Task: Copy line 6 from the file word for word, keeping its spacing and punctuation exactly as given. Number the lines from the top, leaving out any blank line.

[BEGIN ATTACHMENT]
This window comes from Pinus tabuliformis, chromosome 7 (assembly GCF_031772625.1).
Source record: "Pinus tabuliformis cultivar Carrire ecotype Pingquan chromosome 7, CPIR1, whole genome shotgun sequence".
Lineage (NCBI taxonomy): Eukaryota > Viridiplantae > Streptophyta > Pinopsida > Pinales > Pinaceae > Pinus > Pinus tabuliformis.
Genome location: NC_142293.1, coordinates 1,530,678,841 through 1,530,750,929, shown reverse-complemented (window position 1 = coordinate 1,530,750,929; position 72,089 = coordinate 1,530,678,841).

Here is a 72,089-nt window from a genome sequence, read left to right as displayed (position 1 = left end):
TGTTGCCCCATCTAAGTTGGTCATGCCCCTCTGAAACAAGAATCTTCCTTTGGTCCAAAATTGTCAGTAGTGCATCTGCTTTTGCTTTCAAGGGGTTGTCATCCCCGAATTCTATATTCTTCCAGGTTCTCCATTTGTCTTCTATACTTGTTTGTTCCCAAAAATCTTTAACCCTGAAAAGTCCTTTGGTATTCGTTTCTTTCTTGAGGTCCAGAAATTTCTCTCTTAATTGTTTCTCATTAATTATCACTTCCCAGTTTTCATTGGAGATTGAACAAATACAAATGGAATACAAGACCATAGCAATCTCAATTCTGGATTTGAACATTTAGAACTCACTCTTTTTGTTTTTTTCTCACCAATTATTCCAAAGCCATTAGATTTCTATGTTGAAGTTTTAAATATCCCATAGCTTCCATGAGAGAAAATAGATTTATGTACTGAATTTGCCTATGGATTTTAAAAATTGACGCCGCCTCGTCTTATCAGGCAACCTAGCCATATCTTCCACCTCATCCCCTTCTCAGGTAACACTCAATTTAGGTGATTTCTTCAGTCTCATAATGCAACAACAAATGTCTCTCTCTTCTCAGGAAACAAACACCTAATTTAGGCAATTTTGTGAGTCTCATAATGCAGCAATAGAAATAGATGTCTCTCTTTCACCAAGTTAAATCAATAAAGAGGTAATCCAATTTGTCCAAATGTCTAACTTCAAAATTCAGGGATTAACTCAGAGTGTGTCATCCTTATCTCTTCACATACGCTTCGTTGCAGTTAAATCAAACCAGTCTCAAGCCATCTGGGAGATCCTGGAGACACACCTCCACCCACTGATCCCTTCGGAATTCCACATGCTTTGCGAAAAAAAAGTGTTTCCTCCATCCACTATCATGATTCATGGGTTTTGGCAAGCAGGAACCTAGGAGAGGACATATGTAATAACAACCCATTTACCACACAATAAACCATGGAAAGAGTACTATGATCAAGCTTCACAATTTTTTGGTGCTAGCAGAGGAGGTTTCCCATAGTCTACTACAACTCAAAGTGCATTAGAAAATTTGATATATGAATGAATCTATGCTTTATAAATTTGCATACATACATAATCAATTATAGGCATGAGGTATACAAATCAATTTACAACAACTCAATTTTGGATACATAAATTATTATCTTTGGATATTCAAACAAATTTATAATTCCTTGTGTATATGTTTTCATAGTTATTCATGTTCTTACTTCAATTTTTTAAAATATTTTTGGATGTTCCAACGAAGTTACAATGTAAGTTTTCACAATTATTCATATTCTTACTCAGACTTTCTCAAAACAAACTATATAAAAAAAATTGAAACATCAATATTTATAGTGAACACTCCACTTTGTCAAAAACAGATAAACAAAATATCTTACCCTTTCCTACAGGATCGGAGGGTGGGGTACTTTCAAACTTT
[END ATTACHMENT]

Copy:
TGTTGCCCCATCTAAGTTGGTCATGCCCCTCTGAAACAAGAATCTTCCTTTGGTCCAAAATTGTCAGTAGTGCATCTGCTTTTGCTTTCAAGGGGTTGTCATCCCCGAATTCTATATTCTTCCAGGTTCTCCATTTGTCTTCTATACTTGTTTGTTCCCAAAAATCTTTAACCCTGAAAAGTCCTTTGGTATTCGTTTCTTTCTTGAGGTCCAGAAATTTCTCTCTTAATTGTTTCTCATTAATTATCACTTCCCAGTTTTCATTGGAGATTGAACAAATACAAATGGAATACAAGACCATAGCAATCTCAATTCTGGATTTGAACATTTAGAACTCACTCTTTTTGTTTTTTTCTCACCAATTATTCCAAAGCCATTAGATTTCTATGTTGAAGTTTTAAATATCCCATAGCTTCCATGAGAGAAAATAGATTTATGTACTGAATTTGCCTATGGATTTTAAAAATTGACGCCGCCTCGTCTTATCAGGCAACCTAGCCATATCTTCCACCTCATCCCCTTCTCAGGTAACACTCAATTTAGGTGATTTCTTCAGTCTCATAATGCAACAACAAATGTCTCTCTCTTCTCAGGAAACAAACACCTAATTTAGGCAATTTTGTGAGTCTCATAATGCAGCAATAGAAATAGATGTCTCTCTTTCACCAAGTTAAATCAATAAAGAGGTAATCCAATTTGTCCAAATGTCTAACTTCAAAATTCAGGGATTAACTCAGAGTGTGTCATCCTTATCTCTTCACATACGCTTCGTTGCAGTTAAATCAAACCAGTCTCAAGCCATCTGGGAGATCCTGGAGACACACCTCCACCCACTGATCCCTTCGGAATTCCACATGCTTTGCGAAAAAAAAGTGTTTCCTCCATCCACTATCATGATTCATGGGTTTTGGCAAGCAGGAACCTAGGAGAGGACATATGTAATAACAACCCATTTACCACACAATAAACCATGGAAAGAGTACTATGATCAAGCTTCACAATTTTTTGGTGCTAGCAGAGGAGGTTTCCCATAGTCTACTACAACTCAAAGTGCATTAGAAAATTTGATATATGAATGAATCTATGCTTTATAAATTTGCATACATACATAATCAATTATAGGCATGAGGTATACAAATCAATTTACAACAACTCAATTTTGGATACATAAATTATTATCTTTGGATATTCAAACAAATTTATAATTCCTTGTGTATATGTTTTCATAGTTATTCATGTTCTTACTTCAATTTTTTAAAATATTTTTGGATGTTCCAACGAAGTTACAATGTAAGTTTTCACAATTATTCATATTCTTACTCAGACTTTCTCAAAACAAACTATATAAAAAAAATTGAAACATCAATATTTATAGTGAACACTCCACTTTGTCAAAAACAGATAAACAAAATATCTTACCCTTTCCTACAGGATCGGAGGGTGGGGTACTTTCAAACTTT